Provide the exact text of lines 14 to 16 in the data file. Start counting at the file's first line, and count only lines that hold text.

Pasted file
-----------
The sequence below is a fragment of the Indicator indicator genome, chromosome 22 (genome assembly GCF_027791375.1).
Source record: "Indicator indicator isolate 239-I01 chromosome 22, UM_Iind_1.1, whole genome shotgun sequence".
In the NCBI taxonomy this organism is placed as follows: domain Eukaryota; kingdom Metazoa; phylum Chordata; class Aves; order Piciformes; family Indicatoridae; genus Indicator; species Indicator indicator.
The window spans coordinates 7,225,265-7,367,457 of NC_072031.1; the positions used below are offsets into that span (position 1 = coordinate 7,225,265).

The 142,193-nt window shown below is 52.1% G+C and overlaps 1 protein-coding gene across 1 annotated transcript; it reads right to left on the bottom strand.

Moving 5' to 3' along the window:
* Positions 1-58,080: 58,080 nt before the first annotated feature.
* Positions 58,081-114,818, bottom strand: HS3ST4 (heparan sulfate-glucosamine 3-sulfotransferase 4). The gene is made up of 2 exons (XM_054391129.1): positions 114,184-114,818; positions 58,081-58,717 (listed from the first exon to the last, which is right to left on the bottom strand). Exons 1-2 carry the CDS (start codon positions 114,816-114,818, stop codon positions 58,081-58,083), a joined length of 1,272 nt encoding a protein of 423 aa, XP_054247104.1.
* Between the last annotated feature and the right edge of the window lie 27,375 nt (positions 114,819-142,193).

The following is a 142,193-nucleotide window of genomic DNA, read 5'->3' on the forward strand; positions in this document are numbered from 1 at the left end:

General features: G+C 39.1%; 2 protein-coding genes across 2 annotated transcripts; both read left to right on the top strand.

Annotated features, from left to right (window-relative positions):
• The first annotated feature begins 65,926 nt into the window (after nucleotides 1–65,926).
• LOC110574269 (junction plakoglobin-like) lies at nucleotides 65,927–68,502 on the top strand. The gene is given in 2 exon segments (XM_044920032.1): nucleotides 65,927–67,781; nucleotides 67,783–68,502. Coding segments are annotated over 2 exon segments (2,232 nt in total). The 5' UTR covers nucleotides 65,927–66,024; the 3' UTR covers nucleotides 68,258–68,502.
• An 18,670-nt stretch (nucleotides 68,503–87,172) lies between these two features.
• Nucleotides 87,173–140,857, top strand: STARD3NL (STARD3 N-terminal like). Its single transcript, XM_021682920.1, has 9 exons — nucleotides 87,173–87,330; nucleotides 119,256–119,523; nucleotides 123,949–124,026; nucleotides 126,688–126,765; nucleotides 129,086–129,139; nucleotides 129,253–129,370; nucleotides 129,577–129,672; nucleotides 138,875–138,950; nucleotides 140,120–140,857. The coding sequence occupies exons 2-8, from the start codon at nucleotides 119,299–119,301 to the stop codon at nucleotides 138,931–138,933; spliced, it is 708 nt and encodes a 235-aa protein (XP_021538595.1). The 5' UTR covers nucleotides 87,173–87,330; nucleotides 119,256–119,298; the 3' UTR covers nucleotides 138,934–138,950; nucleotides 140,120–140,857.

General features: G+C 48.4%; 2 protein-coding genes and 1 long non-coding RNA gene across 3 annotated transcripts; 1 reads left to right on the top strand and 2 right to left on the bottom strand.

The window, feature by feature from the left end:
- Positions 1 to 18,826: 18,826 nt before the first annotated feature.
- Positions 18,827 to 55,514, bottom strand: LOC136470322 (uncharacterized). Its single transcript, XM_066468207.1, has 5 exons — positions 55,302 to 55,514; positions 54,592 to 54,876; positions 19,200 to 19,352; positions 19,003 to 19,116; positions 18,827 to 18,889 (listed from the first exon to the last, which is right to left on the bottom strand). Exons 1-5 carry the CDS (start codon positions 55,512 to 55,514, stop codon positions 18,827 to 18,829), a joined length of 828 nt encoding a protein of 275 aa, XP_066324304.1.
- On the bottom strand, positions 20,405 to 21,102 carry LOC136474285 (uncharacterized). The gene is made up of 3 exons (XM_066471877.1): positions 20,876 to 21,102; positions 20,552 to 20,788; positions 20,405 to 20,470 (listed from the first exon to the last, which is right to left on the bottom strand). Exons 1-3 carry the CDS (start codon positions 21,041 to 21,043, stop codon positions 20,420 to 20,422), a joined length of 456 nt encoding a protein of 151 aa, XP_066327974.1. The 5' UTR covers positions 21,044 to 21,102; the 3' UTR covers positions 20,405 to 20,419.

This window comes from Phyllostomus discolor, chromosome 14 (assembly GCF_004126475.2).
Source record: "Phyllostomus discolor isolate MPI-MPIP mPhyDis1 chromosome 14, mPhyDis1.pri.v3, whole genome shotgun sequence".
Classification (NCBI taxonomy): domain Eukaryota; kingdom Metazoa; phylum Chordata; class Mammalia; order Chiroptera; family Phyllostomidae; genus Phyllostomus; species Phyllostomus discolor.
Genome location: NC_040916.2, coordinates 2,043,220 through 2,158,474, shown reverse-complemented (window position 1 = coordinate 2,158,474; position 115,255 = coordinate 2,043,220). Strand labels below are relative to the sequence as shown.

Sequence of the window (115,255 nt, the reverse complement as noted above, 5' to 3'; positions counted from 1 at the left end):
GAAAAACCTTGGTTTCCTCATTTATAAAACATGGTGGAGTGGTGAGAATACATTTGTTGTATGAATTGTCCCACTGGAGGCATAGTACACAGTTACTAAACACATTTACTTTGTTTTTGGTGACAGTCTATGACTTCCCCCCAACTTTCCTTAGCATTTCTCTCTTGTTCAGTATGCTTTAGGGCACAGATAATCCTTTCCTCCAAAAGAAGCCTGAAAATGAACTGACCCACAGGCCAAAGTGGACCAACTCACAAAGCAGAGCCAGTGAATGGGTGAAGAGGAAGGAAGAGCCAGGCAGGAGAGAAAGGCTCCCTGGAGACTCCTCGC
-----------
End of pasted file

• LOC110574269 (junction plakoglobin-like) lies at nucleotides 65,927–68,502 on the top strand. The gene is given in 2 exon segments (XM_044920032.1): nucleotides 65,927–67,781; nucleotides 67,783–68,502. Coding segments are annotated over 2 exon segments (2,232 nt in total). The 5' UTR covers nucleotides 65,927–66,024; the 3' UTR covers nucleotides 68,258–68,502.
• An 18,670-nt stretch (nucleotides 68,503–87,172) lies between these two features.
• Nucleotides 87,173–140,857, top strand: STARD3NL (STARD3 N-terminal like). Its single transcript, XM_021682920.1, has 9 exons — nucleotides 87,173–87,330; nucleotides 119,256–119,523; nucleotides 123,949–124,026; nucleotides 126,688–126,765; nucleotides 129,086–129,139; nucleotides 129,253–129,370; nucleotides 129,577–129,672; nucleotides 138,875–138,950; nucleotides 140,120–140,857. The coding sequence occupies exons 2-8, from the start codon at nucleotides 119,299–119,301 to the stop codon at nucleotides 138,931–138,933; spliced, it is 708 nt and encodes a 235-aa protein (XP_021538595.1). The 5' UTR covers nucleotides 87,173–87,330; nucleotides 119,256–119,298; the 3' UTR covers nucleotides 138,934–138,950; nucleotides 140,120–140,857.